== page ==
Environmental influences on safer sex in young gay men: A situational presentation approach to measuring influences on sexual health

Michael W. Ross, Doug Henry, Anne Freeman, Margaret Caughy, Alvin G. Dawson

Research output: Contribution to journalArticle

14 Scopus citations

Abstract

Environmental influences on sexual behavior are difficult to examine given their temporal distance from the sexual act and the cost of long-term longitudinal studies. We examined environmental influences on risky sexual behavior in young gay men using the Situational Presentation (Sitpres) methodology, where situations in which relevant environmental variables are presented as computer vignettes with the variables randomly allocated, and participants rate the likelihood of their engaging in unsafe sexual behavior. A total of 100 gay men aged between 18 and 26 years of age completed 20 situational presentations with the outcome being the likelihood of engaging in unprotected anal intercourse. On regression analysis, 3 environmental variables significantly predicted safer sex: perceived gay/bisexual men's norms toward condom use; availability of HIV prevention messages; and what one's religion says about gay sex. Not significant were family, media, legal, and work/school attitudes to homosexuality. Demographic variables that were predictors included education, age, sexual orientation, and degree of being "out" about sexual orientation. These data suggest that environmental factors can be approximated using the Sitpres methodology, and that more proximal environmental variables have a stronger impact than distal ones.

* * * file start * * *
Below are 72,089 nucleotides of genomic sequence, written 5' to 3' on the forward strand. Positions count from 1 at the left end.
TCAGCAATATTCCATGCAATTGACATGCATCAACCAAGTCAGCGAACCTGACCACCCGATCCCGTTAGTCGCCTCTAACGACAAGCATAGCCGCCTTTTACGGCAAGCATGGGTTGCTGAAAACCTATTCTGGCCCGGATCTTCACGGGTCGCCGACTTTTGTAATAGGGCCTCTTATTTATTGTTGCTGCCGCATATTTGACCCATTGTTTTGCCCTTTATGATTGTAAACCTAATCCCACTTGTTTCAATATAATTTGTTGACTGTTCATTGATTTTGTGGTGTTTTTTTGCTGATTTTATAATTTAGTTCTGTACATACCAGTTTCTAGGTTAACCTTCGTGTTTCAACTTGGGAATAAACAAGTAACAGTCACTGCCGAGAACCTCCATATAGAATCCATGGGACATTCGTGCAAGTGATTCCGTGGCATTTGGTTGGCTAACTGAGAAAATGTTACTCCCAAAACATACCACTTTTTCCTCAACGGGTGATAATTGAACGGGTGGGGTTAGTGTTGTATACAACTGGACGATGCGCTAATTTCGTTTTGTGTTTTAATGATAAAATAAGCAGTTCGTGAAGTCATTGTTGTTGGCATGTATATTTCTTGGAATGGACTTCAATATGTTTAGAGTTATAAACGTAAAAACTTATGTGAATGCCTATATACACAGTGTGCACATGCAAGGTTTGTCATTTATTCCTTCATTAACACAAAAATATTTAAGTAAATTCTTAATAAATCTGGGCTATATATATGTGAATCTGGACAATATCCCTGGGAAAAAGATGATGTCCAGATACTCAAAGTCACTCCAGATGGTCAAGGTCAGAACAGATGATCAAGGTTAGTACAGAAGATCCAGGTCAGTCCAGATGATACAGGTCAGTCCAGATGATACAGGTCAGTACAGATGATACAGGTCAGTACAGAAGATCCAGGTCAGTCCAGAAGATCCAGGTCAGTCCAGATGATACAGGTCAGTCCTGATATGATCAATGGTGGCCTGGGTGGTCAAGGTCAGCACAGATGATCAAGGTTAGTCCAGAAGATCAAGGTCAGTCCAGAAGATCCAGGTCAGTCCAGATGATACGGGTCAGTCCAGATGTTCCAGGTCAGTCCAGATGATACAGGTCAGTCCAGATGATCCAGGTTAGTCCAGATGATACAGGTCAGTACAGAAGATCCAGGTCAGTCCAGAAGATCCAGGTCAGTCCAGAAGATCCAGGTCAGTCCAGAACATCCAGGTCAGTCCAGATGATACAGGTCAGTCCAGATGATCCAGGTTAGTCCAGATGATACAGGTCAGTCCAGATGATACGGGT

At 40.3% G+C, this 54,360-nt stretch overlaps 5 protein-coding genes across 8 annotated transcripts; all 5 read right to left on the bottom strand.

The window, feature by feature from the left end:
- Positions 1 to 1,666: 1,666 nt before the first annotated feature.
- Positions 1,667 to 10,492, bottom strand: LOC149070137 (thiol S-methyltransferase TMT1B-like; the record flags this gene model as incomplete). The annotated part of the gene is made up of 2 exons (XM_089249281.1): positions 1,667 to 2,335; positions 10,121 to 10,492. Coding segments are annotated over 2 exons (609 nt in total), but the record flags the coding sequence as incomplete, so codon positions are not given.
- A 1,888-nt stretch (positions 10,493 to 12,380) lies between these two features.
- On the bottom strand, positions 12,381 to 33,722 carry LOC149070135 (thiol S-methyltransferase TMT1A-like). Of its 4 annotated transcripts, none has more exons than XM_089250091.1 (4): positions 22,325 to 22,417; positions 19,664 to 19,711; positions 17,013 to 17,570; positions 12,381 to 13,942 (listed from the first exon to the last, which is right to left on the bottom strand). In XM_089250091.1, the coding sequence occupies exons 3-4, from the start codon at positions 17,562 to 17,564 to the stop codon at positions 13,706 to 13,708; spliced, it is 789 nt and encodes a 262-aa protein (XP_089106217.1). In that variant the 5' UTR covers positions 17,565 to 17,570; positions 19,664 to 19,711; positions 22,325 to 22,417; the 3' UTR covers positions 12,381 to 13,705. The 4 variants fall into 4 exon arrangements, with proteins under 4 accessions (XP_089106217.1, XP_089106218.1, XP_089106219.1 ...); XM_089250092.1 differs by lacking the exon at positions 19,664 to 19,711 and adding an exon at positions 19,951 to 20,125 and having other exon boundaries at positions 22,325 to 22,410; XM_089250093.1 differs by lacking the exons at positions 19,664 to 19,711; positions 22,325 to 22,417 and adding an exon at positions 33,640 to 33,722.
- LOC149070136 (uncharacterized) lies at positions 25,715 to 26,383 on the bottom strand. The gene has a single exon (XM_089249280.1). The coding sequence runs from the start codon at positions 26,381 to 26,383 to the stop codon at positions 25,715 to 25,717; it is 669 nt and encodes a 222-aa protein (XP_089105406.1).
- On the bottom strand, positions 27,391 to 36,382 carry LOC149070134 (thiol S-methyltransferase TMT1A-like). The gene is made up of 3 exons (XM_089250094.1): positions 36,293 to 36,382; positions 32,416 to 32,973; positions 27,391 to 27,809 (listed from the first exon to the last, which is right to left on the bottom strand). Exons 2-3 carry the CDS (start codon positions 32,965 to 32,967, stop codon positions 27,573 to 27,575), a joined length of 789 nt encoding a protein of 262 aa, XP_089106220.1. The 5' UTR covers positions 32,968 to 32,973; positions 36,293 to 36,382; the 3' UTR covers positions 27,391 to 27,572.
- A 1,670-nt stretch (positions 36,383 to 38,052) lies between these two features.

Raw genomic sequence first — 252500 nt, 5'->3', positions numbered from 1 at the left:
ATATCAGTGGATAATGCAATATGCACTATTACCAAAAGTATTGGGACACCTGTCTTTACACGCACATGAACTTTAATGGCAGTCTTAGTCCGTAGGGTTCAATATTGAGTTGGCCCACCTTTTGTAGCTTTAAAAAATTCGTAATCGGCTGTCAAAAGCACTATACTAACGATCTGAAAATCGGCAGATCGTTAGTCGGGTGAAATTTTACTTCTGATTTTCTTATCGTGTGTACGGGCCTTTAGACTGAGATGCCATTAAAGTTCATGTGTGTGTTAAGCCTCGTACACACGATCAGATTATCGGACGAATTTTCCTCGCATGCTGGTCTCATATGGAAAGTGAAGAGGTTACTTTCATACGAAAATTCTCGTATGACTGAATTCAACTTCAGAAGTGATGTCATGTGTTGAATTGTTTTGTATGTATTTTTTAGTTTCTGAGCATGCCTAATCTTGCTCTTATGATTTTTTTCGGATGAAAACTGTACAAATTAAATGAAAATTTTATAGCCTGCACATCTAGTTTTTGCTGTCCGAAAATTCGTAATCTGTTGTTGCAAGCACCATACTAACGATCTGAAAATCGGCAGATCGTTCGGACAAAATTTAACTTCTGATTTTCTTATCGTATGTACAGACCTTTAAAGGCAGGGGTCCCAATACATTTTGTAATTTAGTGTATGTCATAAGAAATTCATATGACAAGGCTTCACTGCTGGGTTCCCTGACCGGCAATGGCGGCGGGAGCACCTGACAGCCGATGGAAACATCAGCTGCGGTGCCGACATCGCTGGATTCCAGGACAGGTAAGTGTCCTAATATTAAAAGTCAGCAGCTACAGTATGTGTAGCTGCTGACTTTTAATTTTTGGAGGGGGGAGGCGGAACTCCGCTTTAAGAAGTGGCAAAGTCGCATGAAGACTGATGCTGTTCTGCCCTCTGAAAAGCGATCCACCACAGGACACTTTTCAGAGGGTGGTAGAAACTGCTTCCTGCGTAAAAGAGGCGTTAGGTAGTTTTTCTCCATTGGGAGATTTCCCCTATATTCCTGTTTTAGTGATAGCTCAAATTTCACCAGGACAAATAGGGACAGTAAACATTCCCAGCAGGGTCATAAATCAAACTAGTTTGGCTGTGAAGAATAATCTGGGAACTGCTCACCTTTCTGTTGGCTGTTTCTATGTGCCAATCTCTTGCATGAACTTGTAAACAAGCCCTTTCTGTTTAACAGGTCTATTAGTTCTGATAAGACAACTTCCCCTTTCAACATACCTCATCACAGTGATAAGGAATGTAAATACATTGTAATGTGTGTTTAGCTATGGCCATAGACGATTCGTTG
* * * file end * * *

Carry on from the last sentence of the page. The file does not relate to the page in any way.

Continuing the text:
Original languageEnglish (US)
Pages (from-to)249-257
Number of pages9
JournalArchives of Sexual Behavior
Volume33
Issue number3
DOIs
StatePublished - Jun 1 2004

Keywords

  • Environment
  • Gay men
  • Homosexuality
  • Safe sex

ASJC Scopus subject areas

  • Arts and Humanities (miscellaneous)
  • Psychology(all)

Fingerprint Dive into the research topics of 'Environmental influences on safer sex in young gay men: A situational presentation approach to measuring influences on sexual health'. Together they form a unique fingerprint.

  • Cite this